(Since this is my blog, I get the last word. That’s a nice advantage to have. I feel like Bill O’Reilly, only with manners.)
I’ve got to take serious issue with the point that “The South was not about to strike in order to take land.” That completely flies in the face of what we know about Lee’s philosophy, which was, more or less, “attack, attack, and attack some more.” Lee was an extremely aggressive general, who knew that support for the war would wane in the North if Johnny Reb was marching on Union soil. Lee invaded Maryland and Pennsylvania for just this purpose, not to mention the less-recognized (and less-successful) campaign in Kentucky in 1961 and 1862 (I think Longstreet led that campaign, but can’t be sure). While the South wasn’t fighting a war of conquest, they certainly knew that popular support for the war would decline if the war was brought to Billy Yank’s doorstep.

However, I need to concede the point about Lee possibly becoming President of the U.S.A., had he led the Army of the Potomac. Though there’s a huge difference in Washington and Jackson’s victories, the fact remains that throughout the 1800’s, even generals in short campaigns gained office. My original point about Lee not gaining enough popularity and recognition for a quick Union victory fails in the face of examples like Zachary Taylor and William Harrison. Point for Ron.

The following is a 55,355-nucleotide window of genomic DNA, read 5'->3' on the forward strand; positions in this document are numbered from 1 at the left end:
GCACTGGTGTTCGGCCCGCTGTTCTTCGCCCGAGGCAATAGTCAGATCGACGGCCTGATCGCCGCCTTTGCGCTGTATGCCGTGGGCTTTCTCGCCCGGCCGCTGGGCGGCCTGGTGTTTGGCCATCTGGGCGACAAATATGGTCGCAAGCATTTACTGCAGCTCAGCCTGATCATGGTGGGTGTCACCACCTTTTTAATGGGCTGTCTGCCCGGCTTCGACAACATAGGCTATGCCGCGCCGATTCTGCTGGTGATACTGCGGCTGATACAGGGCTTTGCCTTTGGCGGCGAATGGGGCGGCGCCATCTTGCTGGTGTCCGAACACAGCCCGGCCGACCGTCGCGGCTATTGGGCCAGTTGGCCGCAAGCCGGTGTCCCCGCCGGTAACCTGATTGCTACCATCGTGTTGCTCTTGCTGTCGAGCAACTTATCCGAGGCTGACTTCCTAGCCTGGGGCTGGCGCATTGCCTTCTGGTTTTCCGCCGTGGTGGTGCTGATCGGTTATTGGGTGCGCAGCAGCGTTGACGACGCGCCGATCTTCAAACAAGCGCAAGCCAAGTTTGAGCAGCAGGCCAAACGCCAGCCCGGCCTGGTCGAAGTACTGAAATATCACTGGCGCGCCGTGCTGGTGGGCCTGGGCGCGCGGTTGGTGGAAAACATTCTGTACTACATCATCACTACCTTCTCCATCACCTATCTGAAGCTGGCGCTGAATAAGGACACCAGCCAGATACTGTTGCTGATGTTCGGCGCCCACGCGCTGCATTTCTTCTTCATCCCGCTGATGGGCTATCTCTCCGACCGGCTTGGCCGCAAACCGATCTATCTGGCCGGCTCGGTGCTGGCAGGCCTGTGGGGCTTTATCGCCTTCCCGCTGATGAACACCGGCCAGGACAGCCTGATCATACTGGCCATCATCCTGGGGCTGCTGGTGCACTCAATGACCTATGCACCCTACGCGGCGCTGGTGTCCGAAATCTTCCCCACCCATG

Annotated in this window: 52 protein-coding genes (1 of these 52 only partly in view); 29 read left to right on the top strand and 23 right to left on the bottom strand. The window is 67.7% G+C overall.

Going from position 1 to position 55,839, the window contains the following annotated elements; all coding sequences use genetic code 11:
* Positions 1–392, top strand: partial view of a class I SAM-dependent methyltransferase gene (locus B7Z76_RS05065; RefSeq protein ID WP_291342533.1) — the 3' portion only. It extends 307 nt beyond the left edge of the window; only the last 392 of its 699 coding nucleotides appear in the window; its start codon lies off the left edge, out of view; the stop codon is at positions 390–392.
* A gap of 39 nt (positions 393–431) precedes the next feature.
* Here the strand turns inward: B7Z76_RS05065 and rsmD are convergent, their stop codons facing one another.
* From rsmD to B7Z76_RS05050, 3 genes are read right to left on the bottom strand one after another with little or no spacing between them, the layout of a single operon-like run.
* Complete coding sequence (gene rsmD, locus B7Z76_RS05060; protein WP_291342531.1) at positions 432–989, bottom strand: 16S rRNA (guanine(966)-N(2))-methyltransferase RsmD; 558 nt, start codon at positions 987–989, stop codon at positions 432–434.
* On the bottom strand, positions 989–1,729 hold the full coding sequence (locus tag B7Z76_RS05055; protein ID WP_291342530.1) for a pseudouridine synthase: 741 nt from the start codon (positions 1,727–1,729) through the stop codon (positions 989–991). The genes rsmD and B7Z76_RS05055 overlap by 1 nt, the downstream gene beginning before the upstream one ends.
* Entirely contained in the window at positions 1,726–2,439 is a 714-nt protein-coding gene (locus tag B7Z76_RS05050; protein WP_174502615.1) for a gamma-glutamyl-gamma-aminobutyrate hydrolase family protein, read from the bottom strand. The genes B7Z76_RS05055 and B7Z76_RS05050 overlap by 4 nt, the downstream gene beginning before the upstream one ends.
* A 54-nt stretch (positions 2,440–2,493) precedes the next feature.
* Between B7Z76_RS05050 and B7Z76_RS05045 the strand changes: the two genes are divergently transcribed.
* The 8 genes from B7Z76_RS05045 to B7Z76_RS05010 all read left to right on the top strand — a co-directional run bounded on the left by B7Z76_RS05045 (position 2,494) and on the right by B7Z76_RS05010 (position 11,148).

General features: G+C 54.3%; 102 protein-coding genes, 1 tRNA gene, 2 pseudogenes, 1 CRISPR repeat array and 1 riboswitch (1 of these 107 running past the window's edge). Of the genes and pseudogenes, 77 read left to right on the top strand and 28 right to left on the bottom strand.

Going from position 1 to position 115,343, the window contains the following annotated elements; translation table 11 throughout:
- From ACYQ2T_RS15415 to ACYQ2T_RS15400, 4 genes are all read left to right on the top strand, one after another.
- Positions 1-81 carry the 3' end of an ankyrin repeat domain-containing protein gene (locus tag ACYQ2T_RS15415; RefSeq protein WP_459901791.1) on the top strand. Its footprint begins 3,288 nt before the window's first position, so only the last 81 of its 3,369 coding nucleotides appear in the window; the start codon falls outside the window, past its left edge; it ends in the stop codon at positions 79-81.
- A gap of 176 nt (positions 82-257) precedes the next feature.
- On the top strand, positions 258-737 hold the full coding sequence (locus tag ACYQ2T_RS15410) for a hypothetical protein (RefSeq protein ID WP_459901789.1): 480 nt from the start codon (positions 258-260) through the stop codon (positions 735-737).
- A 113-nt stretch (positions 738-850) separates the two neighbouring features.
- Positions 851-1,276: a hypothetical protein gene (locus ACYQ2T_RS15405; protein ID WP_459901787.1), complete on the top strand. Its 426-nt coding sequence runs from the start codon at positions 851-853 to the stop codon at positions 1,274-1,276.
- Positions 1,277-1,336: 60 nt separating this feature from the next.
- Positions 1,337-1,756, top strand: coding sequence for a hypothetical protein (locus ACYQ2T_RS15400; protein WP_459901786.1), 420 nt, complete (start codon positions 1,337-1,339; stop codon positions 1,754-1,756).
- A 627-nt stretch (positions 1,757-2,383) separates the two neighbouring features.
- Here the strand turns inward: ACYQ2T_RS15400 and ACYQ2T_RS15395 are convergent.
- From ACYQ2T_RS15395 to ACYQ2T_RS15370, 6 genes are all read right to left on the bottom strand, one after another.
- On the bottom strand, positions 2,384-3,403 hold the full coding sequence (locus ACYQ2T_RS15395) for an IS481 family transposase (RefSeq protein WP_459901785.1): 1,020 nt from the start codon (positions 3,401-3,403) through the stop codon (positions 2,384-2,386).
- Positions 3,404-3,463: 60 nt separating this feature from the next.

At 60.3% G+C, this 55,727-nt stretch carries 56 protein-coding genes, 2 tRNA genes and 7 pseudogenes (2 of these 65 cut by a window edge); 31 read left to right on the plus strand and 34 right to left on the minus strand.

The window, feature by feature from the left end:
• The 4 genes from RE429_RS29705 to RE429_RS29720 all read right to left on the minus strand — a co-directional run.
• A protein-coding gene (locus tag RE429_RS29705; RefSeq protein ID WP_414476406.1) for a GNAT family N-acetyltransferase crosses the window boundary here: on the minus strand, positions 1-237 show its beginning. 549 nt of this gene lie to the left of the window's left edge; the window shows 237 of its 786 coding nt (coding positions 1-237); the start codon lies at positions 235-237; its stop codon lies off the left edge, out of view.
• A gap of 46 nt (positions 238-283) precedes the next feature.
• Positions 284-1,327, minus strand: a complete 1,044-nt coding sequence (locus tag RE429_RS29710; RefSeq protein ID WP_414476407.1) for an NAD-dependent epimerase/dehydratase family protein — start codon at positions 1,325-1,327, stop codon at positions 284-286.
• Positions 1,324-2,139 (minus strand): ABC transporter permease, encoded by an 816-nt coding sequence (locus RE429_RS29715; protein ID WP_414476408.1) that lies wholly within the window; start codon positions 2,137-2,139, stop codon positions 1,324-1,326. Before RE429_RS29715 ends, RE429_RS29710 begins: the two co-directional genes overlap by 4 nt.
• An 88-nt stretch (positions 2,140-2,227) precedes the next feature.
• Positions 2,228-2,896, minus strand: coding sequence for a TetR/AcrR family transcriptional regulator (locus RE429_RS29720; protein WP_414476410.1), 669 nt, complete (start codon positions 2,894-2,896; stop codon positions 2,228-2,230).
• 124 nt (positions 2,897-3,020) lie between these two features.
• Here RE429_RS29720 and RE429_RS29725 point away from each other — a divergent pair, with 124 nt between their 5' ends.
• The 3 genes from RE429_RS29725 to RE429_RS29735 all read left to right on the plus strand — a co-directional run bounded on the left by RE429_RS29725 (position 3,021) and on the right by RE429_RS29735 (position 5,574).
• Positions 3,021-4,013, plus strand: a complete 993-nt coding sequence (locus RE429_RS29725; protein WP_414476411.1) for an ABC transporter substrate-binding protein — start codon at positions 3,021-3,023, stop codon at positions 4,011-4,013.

Nevertheless, a victorious Confederacy surely would have been able to impose reparations on the Union, particularly if England and France intervened. They might have even gained some territory in the bargain, like Eastern Maryland, or the reunion of West Virginia to Virginia. And there can be no doubt that a lot of this would have found its way into Lee’s pockets. By contrast, Lincoln imposed no such conditions on the Confederacy after Appomattox. Grant did not come into a personal fortune because of victory.

Friday, October 08, 2004

Montgomery: overrated or underrated?